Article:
Dayna Walton hasn’t even graduated from Kendall College yet and she’s already leading workshops at local art hub Lions and Rabbits. She has more than 8,000 Instagram followers and her work is being sold online as Solstice Handmade. Between textile work, printmaking, illustration and graphic design, Walton is already making a name for herself in the West Michigan art and maker scene.
How did you get started at Kendall and what work are you currently doing outside of art school?
I grew up in Hudsonville and started taking classes at Kendall while in high school. That early exposure to professional arts let me know that this was for sure something I always wanted to do. I’ve always been driven by making things. In the beginning, it was all about the challenge of creating something that someone hadn’t seen before. Now, the need to make still drives me but it’s more about making to learn and teach others. I graduate from Kendall in the spring with a BFA in printmaking. I feel right on the brink of the safety of being a student, and the unsteadiness of life after school. Currently, I work at Lions and Rabbits, assisting with curating and planning classes and events.
How did you fall in love with printmaking?
I hadn’t any idea what printmaking was until my freshman summer at Kendall when I signed up for an Intro to Print class. I was hoping to learn how to screenprint as an alternative to hand painting T-shirts, which was my full-time Etsy venture at the time. We didn’t even touch etching (in the class), but I became completely enamored with the process of it.
What did you love about the process?
I loved that no mark was ever permanent — you could iterate an idea until you felt it reached its full potential. Something clicked for me. I couldn’t walk away from it. I also adore the tradition of it. There’s something satisfying about using simple chemistry and mindful planning to repeat the same processes that have been used for centuries. With printmaking comes the ability to make multiples, which allows me to make work that is affordable and accessible to most.
Where do you find inspiration?
Outside! There’s nothing more humbling than discovering something new to you that was there all along. Ideas work the same way. They’re hiding in plain sight just waiting to be strung together. Taking time to observe, visiting somewhere that feels less than comfortable can really get creativity flowing. Other times, it’s simpler, like Googling ’60s bedsheet patterns until the perfect color scheme is unearthed.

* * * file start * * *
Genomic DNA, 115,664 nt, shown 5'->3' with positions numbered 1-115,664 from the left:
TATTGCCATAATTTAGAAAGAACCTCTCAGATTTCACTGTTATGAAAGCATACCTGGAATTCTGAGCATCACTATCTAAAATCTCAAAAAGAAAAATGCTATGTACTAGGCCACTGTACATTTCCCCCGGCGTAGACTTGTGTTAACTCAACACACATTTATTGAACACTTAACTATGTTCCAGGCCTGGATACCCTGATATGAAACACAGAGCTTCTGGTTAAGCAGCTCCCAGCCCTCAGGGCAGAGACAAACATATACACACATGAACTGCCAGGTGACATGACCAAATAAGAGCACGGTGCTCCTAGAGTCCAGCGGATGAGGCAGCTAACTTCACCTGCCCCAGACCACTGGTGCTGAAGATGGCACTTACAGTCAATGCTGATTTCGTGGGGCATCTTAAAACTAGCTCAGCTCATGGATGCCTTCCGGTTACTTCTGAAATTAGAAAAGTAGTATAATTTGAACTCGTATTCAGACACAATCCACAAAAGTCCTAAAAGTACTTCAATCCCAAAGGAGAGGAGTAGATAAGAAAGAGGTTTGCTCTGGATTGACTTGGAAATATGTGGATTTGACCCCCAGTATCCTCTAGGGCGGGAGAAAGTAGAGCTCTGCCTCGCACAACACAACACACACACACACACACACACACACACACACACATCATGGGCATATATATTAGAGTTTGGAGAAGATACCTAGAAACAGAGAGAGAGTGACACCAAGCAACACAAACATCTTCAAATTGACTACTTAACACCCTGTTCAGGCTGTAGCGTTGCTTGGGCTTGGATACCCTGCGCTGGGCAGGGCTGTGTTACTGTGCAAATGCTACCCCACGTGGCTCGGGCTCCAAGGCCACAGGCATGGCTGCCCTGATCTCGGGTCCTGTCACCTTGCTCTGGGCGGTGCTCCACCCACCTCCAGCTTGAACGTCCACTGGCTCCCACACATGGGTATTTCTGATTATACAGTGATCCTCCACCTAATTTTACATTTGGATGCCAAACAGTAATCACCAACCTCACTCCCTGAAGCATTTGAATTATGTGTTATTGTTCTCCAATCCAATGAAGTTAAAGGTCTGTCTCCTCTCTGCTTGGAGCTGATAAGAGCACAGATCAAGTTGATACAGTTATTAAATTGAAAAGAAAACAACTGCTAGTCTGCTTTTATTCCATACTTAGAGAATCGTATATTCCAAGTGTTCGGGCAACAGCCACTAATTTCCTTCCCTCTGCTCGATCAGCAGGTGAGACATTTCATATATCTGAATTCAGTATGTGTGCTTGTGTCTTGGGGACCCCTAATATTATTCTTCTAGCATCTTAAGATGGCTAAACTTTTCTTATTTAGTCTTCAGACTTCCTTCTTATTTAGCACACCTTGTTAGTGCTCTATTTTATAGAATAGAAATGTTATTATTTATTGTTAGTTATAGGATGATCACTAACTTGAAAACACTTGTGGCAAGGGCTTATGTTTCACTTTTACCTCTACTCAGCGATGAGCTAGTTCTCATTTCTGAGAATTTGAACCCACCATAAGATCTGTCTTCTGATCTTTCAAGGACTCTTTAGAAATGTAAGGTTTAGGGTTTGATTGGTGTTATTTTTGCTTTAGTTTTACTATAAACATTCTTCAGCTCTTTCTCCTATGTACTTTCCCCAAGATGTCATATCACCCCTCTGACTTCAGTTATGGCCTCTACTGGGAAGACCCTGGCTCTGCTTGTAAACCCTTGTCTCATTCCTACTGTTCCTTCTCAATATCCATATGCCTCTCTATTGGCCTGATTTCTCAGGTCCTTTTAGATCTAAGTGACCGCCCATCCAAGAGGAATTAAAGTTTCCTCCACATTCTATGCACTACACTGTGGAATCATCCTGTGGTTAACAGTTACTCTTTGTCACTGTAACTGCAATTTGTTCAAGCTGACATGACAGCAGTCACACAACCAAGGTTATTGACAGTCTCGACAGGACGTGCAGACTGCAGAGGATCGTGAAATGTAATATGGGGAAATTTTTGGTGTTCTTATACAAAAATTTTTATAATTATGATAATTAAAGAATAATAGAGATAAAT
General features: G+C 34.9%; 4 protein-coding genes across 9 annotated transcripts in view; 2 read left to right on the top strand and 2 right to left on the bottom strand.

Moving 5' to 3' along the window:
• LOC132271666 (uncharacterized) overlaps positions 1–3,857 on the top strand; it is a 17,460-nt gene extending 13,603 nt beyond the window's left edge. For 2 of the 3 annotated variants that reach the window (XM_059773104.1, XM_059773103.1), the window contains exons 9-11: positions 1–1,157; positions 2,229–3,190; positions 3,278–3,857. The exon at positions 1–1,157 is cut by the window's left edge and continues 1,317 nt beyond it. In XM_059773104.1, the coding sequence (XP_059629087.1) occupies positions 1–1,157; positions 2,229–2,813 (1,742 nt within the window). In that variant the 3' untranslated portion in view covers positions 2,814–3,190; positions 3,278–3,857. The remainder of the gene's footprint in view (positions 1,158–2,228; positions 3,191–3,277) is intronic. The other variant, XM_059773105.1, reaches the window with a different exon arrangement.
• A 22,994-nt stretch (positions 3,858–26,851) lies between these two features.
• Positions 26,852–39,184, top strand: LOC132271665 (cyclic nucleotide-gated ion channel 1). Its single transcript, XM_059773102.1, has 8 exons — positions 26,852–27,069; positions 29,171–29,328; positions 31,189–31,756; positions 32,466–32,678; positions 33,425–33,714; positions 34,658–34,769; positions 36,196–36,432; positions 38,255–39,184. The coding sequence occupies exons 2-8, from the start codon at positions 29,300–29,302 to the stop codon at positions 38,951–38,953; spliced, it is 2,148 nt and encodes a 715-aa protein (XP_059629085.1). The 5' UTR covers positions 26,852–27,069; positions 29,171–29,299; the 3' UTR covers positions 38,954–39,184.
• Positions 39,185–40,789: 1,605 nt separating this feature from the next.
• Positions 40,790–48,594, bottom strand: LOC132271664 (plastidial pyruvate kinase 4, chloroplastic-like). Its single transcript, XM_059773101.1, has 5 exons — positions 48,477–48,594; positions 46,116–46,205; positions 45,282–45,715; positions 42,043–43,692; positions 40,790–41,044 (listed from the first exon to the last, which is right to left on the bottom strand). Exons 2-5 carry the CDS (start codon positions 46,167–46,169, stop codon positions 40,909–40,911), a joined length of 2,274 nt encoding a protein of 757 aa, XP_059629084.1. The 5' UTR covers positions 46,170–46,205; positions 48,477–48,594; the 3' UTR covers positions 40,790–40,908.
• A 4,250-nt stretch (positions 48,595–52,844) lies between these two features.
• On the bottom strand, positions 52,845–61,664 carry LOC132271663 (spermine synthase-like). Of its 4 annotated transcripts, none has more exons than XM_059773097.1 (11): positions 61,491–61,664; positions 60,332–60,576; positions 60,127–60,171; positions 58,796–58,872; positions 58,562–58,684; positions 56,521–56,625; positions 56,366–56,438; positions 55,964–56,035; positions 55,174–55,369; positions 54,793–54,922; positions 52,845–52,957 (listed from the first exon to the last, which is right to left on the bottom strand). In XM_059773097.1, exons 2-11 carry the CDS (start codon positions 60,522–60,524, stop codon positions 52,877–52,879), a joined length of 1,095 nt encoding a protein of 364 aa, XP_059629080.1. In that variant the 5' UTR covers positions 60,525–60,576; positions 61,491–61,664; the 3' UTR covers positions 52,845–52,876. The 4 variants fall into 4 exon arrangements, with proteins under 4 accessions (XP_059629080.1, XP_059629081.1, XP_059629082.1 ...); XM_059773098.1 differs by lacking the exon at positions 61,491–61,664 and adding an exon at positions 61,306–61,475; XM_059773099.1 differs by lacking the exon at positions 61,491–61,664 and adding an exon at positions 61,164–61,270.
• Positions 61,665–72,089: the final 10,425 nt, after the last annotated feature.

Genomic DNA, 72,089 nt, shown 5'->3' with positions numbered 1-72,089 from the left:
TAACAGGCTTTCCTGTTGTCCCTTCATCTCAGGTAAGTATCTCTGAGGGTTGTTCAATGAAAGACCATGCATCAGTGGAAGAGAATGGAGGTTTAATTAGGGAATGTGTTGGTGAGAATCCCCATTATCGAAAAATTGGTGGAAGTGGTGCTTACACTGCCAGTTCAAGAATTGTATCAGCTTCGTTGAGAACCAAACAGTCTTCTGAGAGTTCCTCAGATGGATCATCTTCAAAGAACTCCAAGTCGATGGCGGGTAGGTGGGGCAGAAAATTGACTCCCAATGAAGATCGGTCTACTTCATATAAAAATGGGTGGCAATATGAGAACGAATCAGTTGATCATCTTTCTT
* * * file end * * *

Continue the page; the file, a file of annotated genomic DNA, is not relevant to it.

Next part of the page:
Why do you believe it’s important to have a diversity of artists, like yourself, in West Michigan?
Having a diversity of arts in West Michigan helps to keep traditional crafts and trade skills alive. It’s crazy to me that resources and techniques that used to be common knowledge — things like sewing, weaving, woodworking, natural dyeing and wellness — are dying out. We have conveniences in our lives today that separate us from tradition. I think extending this awareness could help the art scene grow in Grand Rapids.
Left: Pollinators. Middle: Dayna Walton. Right: Phantom-Limb Severed.
Does that stretch beyond art?
There’s a quote by Rebecca Burgess, ‘Somehow we, the human animal, have removed ourselves so completely from the land that we no longer recognize ourselves as a part and partner in its process.’ I feel it’s important as makers to be aware of the resources that we have and as consumers to be mindful of where things we consume come from.
On that same note, what’s your opinion on the art scene in Grand Rapids?
In my experience, the art scene in Grand Rapids is close-knit and supportive, but I hope to see it grow more integrated in other parts of the community. It sometimes feels like there’s a whole lot of great work being made but nobody is watching. I plan to remain in Grand Rapids for a few years after graduation. There are still a lot of great connections here to be made. I love a lot of the artists here, like Hannah Berry (owner of Lions and Rabbits), a role model of creating the life you want for yourself while maintaining a marriage and family.
Who is one of your biggest inspirations in printmaking?
The way the printmaker Gwen Frostic used the attention of her artwork to make something good really makes me excited about art as a career. Even after her passing, her woodblocks are still printed as celebrations of the natural world and (her shop) continues to employ people to print them. They also use that to fund art programs that keep traditions like printmaking breathing. What a dream!
Find Walton’s art at solsticehandmade.com.